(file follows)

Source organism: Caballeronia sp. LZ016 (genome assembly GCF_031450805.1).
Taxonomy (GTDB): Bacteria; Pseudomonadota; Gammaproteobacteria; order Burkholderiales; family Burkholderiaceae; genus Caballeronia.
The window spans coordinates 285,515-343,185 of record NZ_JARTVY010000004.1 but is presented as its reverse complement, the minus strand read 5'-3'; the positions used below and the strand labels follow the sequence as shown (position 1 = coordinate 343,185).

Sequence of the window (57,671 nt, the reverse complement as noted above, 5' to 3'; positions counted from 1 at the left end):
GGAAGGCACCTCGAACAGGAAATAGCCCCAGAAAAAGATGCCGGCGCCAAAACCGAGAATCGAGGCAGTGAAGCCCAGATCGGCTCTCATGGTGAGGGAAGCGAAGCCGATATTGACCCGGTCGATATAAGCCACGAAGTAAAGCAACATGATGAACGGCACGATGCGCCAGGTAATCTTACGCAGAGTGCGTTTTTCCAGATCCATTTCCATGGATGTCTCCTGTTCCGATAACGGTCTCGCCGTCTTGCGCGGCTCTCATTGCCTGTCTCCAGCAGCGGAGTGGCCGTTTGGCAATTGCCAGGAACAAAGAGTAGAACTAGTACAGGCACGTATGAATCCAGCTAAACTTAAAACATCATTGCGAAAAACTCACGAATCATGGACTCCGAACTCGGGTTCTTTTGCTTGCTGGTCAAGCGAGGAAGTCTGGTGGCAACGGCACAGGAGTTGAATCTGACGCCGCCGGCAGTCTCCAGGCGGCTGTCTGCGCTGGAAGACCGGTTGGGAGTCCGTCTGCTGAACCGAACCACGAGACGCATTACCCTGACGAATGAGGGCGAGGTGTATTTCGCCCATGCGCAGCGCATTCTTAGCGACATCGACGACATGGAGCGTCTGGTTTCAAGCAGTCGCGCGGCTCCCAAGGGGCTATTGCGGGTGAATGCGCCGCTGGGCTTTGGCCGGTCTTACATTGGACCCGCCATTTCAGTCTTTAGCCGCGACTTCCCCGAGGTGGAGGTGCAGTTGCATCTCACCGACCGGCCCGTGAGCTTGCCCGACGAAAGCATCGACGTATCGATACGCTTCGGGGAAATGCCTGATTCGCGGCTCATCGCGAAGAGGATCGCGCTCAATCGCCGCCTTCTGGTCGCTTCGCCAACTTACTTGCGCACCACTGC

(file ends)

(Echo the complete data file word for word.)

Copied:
Source organism: Caballeronia sp. LZ016 (genome assembly GCF_031450805.1).
Taxonomy (GTDB): Bacteria; Pseudomonadota; Gammaproteobacteria; order Burkholderiales; family Burkholderiaceae; genus Caballeronia.
The window spans coordinates 285,515-343,185 of record NZ_JARTVY010000004.1 but is presented as its reverse complement, the minus strand read 5'-3'; the positions used below and the strand labels follow the sequence as shown (position 1 = coordinate 343,185).

Sequence of the window (57,671 nt, the reverse complement as noted above, 5' to 3'; positions counted from 1 at the left end):
GGAAGGCACCTCGAACAGGAAATAGCCCCAGAAAAAGATGCCGGCGCCAAAACCGAGAATCGAGGCAGTGAAGCCCAGATCGGCTCTCATGGTGAGGGAAGCGAAGCCGATATTGACCCGGTCGATATAAGCCACGAAGTAAAGCAACATGATGAACGGCACGATGCGCCAGGTAATCTTACGCAGAGTGCGTTTTTCCAGATCCATTTCCATGGATGTCTCCTGTTCCGATAACGGTCTCGCCGTCTTGCGCGGCTCTCATTGCCTGTCTCCAGCAGCGGAGTGGCCGTTTGGCAATTGCCAGGAACAAAGAGTAGAACTAGTACAGGCACGTATGAATCCAGCTAAACTTAAAACATCATTGCGAAAAACTCACGAATCATGGACTCCGAACTCGGGTTCTTTTGCTTGCTGGTCAAGCGAGGAAGTCTGGTGGCAACGGCACAGGAGTTGAATCTGACGCCGCCGGCAGTCTCCAGGCGGCTGTCTGCGCTGGAAGACCGGTTGGGAGTCCGTCTGCTGAACCGAACCACGAGACGCATTACCCTGACGAATGAGGGCGAGGTGTATTTCGCCCATGCGCAGCGCATTCTTAGCGACATCGACGACATGGAGCGTCTGGTTTCAAGCAGTCGCGCGGCTCCCAAGGGGCTATTGCGGGTGAATGCGCCGCTGGGCTTTGGCCGGTCTTACATTGGACCCGCCATTTCAGTCTTTAGCCGCGACTTCCCCGAGGTGGAGGTGCAGTTGCATCTCACCGACCGGCCCGTGAGCTTGCCCGACGAAAGCATCGACGTATCGATACGCTTCGGGGAAATGCCTGATTCGCGGCTCATCGCGAAGAGGATCGCGCTCAATCGCCGCCTTCTGGTCGCTTCGCCAACTTACTTGCGCACCACTGC